Autobiographies, a true-crime literary mystery and a few cracking novels — all in paperback, no less. What more could you need?
“All You Can Ever Know” by Nicole Chung (Catapult, $16.95, available Oct. 15). In Chung’s graceful and soulful memoir, a finalist for the National Book Critics Circle Award for Autobiography, she writes of being a Korean American adoptee, raised by white parents in a small Oregon town where nobody looked like her, and of her later discovery of her birth family. Reading it last year, I was struck by the emotional honesty in every line, and by the open-eyed kindness that infuses her story. Chung will speak at Third Place Books in Lake Forest Park on Monday, Nov. 4, at 7 p.m.; information: thirdplacebooks.com.
“There Will Be No Miracles Here” by Casey Gerald (Riverhead, $17). Gerald grew up poor in Dallas, was recruited by Yale for its football team, got an MBA from Harvard and co-founded MBAs Across America. His acclaimed book examines his life, looking closely at the idea of the American dream. “A stunningly original literary memoir from a young man who’s just as good a writer as he is an entrepreneur,” wrote an NPR reviewer. “By breaking every rule of the business memoir genre, he’s created something unique and sublime: a beautiful chronicle of a life as yet unfinished, and a book that refuses to give in to the glib or sentimental.”
“Unsheltered” by Barbara Kingsolver (HarperCollins, $17.99, available Oct. 15). This bestselling novel from Kingsolver, whose previous works include “The Poisonwood Bible” and “The Bean Trees,” has a dual narrative set in the same place but spanning different centuries: a Victorian house in New Jersey, occupied by both a contemporary family and a young science teacher who lived in the house 150 years earlier. Seattle Times reviewer Ellen Emry Heltzel wrote “’Unsheltered’ is an ambitious addition to Kingsolver’s work and a pointed call for the liberal values she holds dear.”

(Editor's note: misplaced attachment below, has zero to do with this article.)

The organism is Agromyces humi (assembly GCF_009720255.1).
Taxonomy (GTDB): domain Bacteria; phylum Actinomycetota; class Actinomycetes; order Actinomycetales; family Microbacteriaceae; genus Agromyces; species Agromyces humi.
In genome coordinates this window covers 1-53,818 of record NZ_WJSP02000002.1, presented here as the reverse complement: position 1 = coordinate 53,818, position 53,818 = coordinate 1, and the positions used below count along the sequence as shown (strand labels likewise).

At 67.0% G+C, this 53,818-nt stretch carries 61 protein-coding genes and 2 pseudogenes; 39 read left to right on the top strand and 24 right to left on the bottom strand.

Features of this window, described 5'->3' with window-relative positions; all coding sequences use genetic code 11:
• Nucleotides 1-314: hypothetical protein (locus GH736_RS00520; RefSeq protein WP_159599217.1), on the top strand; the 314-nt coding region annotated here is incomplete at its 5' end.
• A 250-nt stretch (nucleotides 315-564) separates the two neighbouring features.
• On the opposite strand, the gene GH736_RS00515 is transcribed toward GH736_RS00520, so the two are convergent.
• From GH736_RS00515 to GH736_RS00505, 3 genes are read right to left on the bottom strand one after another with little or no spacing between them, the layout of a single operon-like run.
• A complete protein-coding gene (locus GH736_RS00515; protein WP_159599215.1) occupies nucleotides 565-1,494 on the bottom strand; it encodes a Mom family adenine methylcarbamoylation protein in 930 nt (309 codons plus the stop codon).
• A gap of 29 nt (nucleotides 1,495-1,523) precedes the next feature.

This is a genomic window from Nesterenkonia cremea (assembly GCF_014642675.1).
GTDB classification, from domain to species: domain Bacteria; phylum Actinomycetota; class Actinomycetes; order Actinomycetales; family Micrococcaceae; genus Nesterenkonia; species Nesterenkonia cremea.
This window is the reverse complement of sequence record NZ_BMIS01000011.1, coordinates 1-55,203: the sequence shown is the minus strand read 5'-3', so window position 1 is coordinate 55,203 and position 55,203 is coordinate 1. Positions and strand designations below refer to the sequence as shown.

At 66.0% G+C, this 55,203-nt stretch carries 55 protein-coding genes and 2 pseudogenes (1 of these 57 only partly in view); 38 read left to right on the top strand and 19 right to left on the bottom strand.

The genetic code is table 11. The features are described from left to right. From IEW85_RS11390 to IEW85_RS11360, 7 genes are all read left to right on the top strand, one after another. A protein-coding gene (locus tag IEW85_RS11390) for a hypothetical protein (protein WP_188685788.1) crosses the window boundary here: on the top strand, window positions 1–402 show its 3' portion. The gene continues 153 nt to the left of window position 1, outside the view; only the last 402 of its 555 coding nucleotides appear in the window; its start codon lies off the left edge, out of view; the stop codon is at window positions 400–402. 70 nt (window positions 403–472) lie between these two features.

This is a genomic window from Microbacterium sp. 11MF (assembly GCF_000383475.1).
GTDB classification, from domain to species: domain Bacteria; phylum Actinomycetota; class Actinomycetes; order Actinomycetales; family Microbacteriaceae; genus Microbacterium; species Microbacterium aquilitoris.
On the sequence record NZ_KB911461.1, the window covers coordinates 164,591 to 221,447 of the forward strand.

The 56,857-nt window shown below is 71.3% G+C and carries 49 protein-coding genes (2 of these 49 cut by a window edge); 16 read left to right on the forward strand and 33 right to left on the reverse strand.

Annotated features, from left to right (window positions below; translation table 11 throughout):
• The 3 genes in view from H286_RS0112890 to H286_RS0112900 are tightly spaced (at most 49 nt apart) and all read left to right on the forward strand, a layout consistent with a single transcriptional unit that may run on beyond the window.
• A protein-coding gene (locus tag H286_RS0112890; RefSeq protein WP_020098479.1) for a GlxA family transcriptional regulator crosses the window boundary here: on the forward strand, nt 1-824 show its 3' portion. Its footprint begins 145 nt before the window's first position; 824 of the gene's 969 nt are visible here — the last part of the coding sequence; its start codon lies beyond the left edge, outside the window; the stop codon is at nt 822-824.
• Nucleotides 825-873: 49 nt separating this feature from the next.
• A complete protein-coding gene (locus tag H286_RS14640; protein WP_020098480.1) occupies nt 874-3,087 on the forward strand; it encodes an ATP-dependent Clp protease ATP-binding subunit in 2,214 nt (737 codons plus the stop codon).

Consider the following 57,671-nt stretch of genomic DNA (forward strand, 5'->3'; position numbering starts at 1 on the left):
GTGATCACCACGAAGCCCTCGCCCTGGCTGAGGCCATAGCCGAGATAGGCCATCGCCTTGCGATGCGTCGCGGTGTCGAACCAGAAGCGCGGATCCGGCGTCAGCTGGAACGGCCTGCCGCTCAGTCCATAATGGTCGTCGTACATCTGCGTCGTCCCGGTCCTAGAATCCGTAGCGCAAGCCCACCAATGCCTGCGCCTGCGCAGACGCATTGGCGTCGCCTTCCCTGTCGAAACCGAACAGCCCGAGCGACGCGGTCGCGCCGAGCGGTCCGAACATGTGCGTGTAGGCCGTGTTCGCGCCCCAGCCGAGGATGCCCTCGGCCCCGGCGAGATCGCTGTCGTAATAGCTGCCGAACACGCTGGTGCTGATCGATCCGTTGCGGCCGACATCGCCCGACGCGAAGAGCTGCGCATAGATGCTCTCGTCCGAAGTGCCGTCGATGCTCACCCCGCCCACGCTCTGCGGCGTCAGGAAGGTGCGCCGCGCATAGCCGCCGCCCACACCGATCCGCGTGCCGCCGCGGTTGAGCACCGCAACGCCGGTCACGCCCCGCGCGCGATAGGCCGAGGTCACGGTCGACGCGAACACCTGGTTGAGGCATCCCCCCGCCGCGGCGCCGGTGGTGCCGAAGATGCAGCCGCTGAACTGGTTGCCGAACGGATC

“The Library Book” by Susan Orlean (Simon & Schuster, $17). Catnip for book lovers, Orlean’s bestselling nonfiction book examines the mystery of the Los Angeles Public Library Fire in 1986 — and, along the way, crafts an endearing love letter to public libraries. It was one of my favorite books of 2018, and I like to think of stoutly bound copies of this book finding homes in libraries everywhere. “In the library,” Orlean writes eloquently in her book, “time is dammed up — not just stopped but saved. The library is a gathering pool of narratives and of the people who come to find them. It is where we can glimpse immortality; in the library, we can live forever.”
“All the Lives We Never Lived” by Anuradha Roy (Washington Square Press, $16). Roy, author of The Booker Prize-longlisted “Sleeping on Jupiter,” centers her latest novel on a man looking back on his life in British-held India, and on his relationship with the mother who left him long ago. A review in The Guardian describes Roy as “a writer of great subtlety and intelligence, who understands that emotional power comes from the steady accretion of detail,” and the book as “a beautifully written and compelling story of how families fall apart and of what remains in the aftermath.”
“Mrs. Fletcher” by Tom Perrotta (Scribner, $16.99). I’ve loved Perrotta’s novels for many years; they always seem to reflect such a generosity of spirit, with each character given their own light in which to shine. My favorite is probably still “The Wishbones,” his endearing 1997 novel of a 31-year-old dreamer who lives with his parents and plays in a wedding band. But “Mrs. Fletcher,” soon to be an HBO series starring Kathryn Hahn, is delightful as well; in it, a divorced mom finds her life expanding in unexpected ways — social, emotional, sexual — after her only son leaves for college. Perrotta will be in Seattle on Thursday, Nov. 14, for a talk and an interview by Jonathan Evison at Hugo House as part of the Word Works series. Tickets are $15 ($30 tickets include a meet-the-author reception); information is at hugohouse.org or 206-322-7030.